Southern-style Hashbrowns

Never has my moniker been so accurate than right now. Well, barring last semester. For whatever reason, spring break for me has never meant fun in the sun. Ha. No. It’s work, work, and more work. A whole heaping pile of work to be exact that never seems to end. Hopefully it does soon. I’m tired.

All bleakness aside, I have been falling down on my duty to archive the stuff I make. Actually, I ran out of material for a short period. A Sunday dinner I typically use as material ended in a catastrophe when I made an attempt to make artichokes. My new arch-nemesis gave me unpublishable material because it was, quite frankly, not good. I will cook you up one of these days you little bastards, I swear it.

In commemoration of everyone returning from their respective breaks, I decided to do a classic. Breakfast-dinner. Or Brinner for short. The apartment loves brinner, I mean how can you not? What’s better than breakfast foods for dinner? Well, probably brunch because those usually come with mimosas. But that’s not the point.

Breakfast foods aren’t all that revolutionary for me because it’s usually stuff like making pancakes, making bacon, and cooking up a few eggs. Although no eggs were requested here. And none of those things are particularly awe-inspiring or in desperate need of being archived, because their relatively straight-forward.

But, one thing I can make that is not straight out of a package for brinner is the hashbrown. Back in the South, we top our cubed potatoes fried in oil with cheese. Delicious, delicious cheese. But apparently that’s not something they do in the North. When I first made hashbrowns, my roommates were confused because they only think of those shredded potatoes as hashbrowns. Much disappoint.


Sometimes when I make hashbrowns, I use a package of frozen potatoes, and other times I cube them myself. I prefer cubing them myself because it’s easier to get the water off the surface of the potato for ample frying. So cube up those potatoes (any kind will do really) and dry all sides of them with a paper towel.


Then I dice up some onion and bell pepper to add in later. No garlic for this one. Garlic is not only not really a breakfast-y flavor for me, it’s also used in my hash, which I can use for material at a later date because it’s different.

But that’s all the prep work that goes into this, it’s pretty minimalistic.

Heat up some vegetable oil in a skillet and add in the potatoes. I also add in a nice helping of salt, pepper, and paprika. And that’s it for the seasoning too. Then I make sure all of the potato is coated in the oil, throw a lid on it, and let it do it’s thing for a good 15-20 minutes. I don’t like to sit there and stir it around because then the potatoes won’t really crisp up. But if that’s what you want, then go for it.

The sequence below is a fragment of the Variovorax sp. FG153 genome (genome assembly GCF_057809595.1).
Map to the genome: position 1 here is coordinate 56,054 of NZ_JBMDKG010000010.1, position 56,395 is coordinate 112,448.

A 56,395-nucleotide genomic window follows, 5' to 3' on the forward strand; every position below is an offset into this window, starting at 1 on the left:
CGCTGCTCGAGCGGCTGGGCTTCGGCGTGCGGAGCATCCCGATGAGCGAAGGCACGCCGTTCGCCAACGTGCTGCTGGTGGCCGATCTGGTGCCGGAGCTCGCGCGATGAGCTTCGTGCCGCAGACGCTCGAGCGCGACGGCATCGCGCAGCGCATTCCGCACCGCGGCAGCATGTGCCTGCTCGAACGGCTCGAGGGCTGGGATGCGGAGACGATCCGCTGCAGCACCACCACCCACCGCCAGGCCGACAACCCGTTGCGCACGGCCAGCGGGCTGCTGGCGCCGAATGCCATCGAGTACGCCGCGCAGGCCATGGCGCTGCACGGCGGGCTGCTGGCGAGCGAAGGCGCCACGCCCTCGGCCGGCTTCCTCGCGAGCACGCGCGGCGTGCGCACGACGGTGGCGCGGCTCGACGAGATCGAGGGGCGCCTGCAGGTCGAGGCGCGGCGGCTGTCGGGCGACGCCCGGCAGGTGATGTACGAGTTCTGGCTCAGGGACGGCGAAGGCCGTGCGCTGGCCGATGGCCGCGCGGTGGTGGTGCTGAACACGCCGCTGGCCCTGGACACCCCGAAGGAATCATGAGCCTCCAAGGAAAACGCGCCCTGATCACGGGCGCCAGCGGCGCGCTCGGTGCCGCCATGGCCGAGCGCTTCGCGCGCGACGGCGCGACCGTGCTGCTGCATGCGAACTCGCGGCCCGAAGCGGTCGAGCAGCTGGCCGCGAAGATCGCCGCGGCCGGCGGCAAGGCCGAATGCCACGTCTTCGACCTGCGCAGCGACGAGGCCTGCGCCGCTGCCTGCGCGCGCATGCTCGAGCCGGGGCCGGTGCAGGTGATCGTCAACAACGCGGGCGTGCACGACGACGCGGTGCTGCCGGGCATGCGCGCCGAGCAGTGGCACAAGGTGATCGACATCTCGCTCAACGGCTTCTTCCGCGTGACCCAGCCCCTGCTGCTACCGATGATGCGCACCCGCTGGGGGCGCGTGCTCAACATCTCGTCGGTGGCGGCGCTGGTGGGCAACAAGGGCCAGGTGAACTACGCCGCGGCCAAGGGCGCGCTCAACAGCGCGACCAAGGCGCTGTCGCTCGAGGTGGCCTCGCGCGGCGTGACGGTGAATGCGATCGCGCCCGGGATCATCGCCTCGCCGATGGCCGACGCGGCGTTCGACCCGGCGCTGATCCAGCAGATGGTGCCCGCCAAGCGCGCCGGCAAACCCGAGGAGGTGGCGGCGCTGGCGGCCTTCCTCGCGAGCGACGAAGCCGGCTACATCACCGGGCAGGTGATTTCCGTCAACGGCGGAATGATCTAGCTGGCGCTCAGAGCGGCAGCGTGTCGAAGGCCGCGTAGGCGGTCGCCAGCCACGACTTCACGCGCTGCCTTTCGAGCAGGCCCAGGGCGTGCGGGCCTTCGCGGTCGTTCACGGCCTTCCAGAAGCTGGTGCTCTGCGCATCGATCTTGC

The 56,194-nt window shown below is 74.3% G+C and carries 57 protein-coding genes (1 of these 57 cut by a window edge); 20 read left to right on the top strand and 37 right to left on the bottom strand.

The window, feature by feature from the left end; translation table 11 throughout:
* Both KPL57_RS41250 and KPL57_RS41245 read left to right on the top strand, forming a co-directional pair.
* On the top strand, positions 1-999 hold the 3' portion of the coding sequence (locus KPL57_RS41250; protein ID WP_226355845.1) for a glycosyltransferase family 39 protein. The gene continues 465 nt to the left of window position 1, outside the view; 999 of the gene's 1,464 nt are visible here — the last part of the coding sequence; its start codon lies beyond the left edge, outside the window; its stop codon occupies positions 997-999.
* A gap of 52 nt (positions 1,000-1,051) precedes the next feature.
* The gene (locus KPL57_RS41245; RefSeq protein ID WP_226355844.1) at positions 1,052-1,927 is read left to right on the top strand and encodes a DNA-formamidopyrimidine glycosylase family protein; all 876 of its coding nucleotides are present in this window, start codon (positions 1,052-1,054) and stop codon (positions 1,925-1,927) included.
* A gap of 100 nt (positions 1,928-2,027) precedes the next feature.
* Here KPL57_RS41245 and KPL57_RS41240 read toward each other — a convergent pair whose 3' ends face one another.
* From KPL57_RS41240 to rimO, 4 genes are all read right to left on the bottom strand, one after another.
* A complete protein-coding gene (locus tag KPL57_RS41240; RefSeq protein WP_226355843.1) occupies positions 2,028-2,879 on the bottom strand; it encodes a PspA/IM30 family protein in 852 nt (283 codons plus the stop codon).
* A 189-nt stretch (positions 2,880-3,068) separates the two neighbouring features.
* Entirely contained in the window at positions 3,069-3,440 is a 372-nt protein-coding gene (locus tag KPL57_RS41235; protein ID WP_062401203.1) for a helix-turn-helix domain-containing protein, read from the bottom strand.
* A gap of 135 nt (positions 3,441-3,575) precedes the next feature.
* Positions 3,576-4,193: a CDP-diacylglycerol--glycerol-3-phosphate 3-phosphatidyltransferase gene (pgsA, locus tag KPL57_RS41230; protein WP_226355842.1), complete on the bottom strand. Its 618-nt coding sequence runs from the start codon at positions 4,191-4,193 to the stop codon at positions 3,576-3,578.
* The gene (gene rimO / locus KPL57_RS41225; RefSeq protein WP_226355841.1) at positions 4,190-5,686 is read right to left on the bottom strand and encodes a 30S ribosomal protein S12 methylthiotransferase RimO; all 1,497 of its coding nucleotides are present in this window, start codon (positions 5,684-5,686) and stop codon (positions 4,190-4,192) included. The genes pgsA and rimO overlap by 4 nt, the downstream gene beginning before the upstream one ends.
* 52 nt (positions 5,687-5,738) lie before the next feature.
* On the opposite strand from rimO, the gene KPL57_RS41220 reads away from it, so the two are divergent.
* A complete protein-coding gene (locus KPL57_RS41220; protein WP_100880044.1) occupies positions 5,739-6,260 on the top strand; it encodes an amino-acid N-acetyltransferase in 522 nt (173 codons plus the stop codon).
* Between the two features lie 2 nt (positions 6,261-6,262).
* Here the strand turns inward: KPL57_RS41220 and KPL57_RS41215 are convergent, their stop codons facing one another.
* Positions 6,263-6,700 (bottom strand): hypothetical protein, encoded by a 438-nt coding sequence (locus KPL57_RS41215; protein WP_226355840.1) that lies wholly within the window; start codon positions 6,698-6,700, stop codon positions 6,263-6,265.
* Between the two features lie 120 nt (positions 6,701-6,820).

After those 15-20 minutes are up, I add in the onion and bell pepper. At this point I’ve seasoned and oiled everything enough that I don’t really add in any more salt. Don’t want to over-salt the dish after all.

Then I put a lid on this thing again and let it go to town. Same reasoning as before. I like crispy potatoes.


Once it cooks for another 15-20 minutes, you’ll get these beauties. Yes. That’s what I like to see. Now we could stop there and have some pretty damn-good hashbrowns. But why stop there? What really puts these over the top and makes them artery-clogging is the addition of some cheddar cheese.

So pile that cheese on, reduce the heat on the stove and let the cheese melt up. You can also throw it in an oven, but I wasn’t using an oven-safe skillet.

If you notice, I did tag this as dairy-free. That’s because, even with this heaping pile of cheese, it does not contain any lactose. Turns out any type of Cabot brand cheese doesn’t contain any lactose. It’s not even special, weird, lactose-free cheese. The cheddars have just been aged long enough that lactose proteins no longer exist within the fabric of the cheese. Isn’t that just great? Because I don’t think hashbrowns can be truly enjoyed unless they have a mountain of cheese on them.

Southern-style Hashbrowns

Prep time: 10 minutes

Cook time: 40 minutes

Serves: 4


  • 6 yellow potatoes, diced
  • ½ white onion
  • ½ green bell pepper
  • 3 tbs vegetable oil
  • 1 tbs salt
  • 2 tsp pepper
  • 1 tbs paprika
  • 2 cups cheddar cheese*


  1. Heat oil in a skillet over medium heat
  2. Dry diced potatoes with a towel or paper towel
  3. Add potatoes, salt, pepper, and paprika to skillet, stir to coat potatoes in oil and spices
  4. Cover, and let sauté for 15 minutes
  5. Add bell peppers and onions
  6. Stir, cover, and let cook for another 15 minutes
  7. Add cheese
  8. Reduce heat to low and cover until cheese melts

* Cabot-brand cheddars are naturally lactose-free, if those aren’t available then this can be omitted or you can use your favorite lactose-free cheddar

Gluten-free, Dairy-free, Vegetarian



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